Sunday,17 December, 2017
Current issue | Issue 1278, (14 - 20 January 2016)
Sunday,17 December, 2017
Issue 1278, (14 - 20 January 2016)

Ahram Weekly

Oil and gas update

Egypt needs to rationalise its consumption of energy while improving the production of fuel products, reports Niveen Wahish

Al-Ahram Weekly

Managing demand for fuel and improving the production of energy products is central to the Ministry of Petroleum’s strategy to bridge the growing gap between the demand and supply of energy in Egypt.

In 2011-2012, Egyptian oil production stood at 81 million metric (mm) tons. At that time, demand had reached 72 mm tons. Since fiscal year 2013-2014, production has been much lower than demand, at 67 mm tons compared to 78 mm tons, respectively. These figures include the share of the Egyptian government as well as of the foreign partner concerned, Minister of Petroleum Tarek Al-Molla told members of the American Chamber of Commerce in Cairo this week.

If business continues as usual, he said, demand will reach 100 mm tons and production will drop to 46 mm tons by 2021. But the ministry has a plan to bridge that gap, reducing consumption to 85 mm tons and increasing production to 82 mm tons, the minister said.

To manage consumption, Al-Molla reiterated the government’s intention to move forward with cuts in energy subsidies over the next five years, although he said it was difficult to specify a date for a second reduction. The first subsidies reduction was implemented in July 2014.

Al-Molla said that the decline in oil prices internationally has helped decrease the government’s subsidies bill from LE76 billion in 2014-2015 to LE56 billion in the current fiscal year. But he recognised that it is better to tackle the subsidies issue now when oil prices are low, rather than wait until they increase by which time the problem will be bigger.

The government currently subsidises diesel by around 50 per cent, gasoline by 19 per cent, liquefied gas by 21 per cent and mazot (liquefied fuel) by 11 per cent. Al-Molla said that while the production cost of fuel products is LE173 billion, the fuel is sold for LE108 billion, while its value on the international market is LE323 billion.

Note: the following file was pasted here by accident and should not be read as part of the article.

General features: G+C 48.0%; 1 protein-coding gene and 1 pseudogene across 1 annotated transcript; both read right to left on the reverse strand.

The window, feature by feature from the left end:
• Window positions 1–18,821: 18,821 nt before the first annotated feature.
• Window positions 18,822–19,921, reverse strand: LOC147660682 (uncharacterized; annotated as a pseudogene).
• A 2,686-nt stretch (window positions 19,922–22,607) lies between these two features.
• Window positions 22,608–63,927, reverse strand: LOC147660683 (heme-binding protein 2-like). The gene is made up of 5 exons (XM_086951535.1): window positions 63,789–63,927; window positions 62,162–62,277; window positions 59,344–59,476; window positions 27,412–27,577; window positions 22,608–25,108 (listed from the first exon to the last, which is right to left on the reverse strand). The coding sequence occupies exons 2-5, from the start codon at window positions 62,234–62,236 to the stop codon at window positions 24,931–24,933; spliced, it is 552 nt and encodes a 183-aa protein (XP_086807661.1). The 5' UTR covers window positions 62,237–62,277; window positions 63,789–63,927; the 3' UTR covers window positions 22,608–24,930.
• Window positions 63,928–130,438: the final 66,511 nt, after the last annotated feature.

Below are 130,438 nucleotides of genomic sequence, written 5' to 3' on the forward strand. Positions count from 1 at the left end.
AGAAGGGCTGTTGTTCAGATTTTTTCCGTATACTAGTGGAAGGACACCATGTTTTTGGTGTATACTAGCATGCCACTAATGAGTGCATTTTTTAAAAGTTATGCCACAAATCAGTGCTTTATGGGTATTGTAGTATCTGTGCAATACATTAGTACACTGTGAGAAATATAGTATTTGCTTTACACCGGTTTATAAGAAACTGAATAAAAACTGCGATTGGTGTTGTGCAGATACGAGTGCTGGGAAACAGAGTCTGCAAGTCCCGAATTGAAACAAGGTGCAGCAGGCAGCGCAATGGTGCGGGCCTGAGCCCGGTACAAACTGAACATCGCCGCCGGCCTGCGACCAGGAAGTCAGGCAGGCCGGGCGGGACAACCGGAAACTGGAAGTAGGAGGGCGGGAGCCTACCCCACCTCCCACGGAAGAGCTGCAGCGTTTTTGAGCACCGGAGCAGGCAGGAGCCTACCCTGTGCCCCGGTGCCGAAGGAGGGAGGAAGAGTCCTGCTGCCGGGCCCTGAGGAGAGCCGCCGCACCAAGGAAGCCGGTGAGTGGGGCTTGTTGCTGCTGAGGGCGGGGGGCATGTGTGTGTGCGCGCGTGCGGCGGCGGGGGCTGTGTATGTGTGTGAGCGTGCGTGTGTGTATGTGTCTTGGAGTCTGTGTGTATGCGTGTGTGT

To boost production he said the government will work on new concessions and deepwater and unconventional developments, as well as develop new business models, adding that there should be acceleration in the development of oil and gas discoveries.

He added that the government is working hard to repay its arrears to foreign partners, which are down by over 50 per cent to $3 billion, compared to $6.5 billion in 2011-2012. Foreign partners are not fleeing the Egyptian market, he said, and last year invested $7 billion in Egypt.

Al-Molla said that within the framework of ongoing projects production will increase to six billion cubic feet (bcf) of natural gas per day over the next five years. Today, production stands at four bcf/day, and the amounts being added will compensate for any decline in production as a result of wells reaching maturity before their production starts to decline.

 “By 2020-2021, production will be a little above five bcf/day,” Al-Molla said, adding that the developments will cost some $35 billion in investment.

One of the new developments is the Zohr Field with the Italian company Eni. According to Al-Molla, an agreement has been reached with Eni for gas from the field to come on line in two years, as opposed to the usual six to eight years often needed for the development of such fields.

“Production is scheduled to begin in 2017 and reach full capacity by 2019,” he said. The rig that will carry out this task arrived at the site in December 2015 and has already started production. The development will cost some $12 billion in investment and an additional $16 billion throughout the lifetime of the field.

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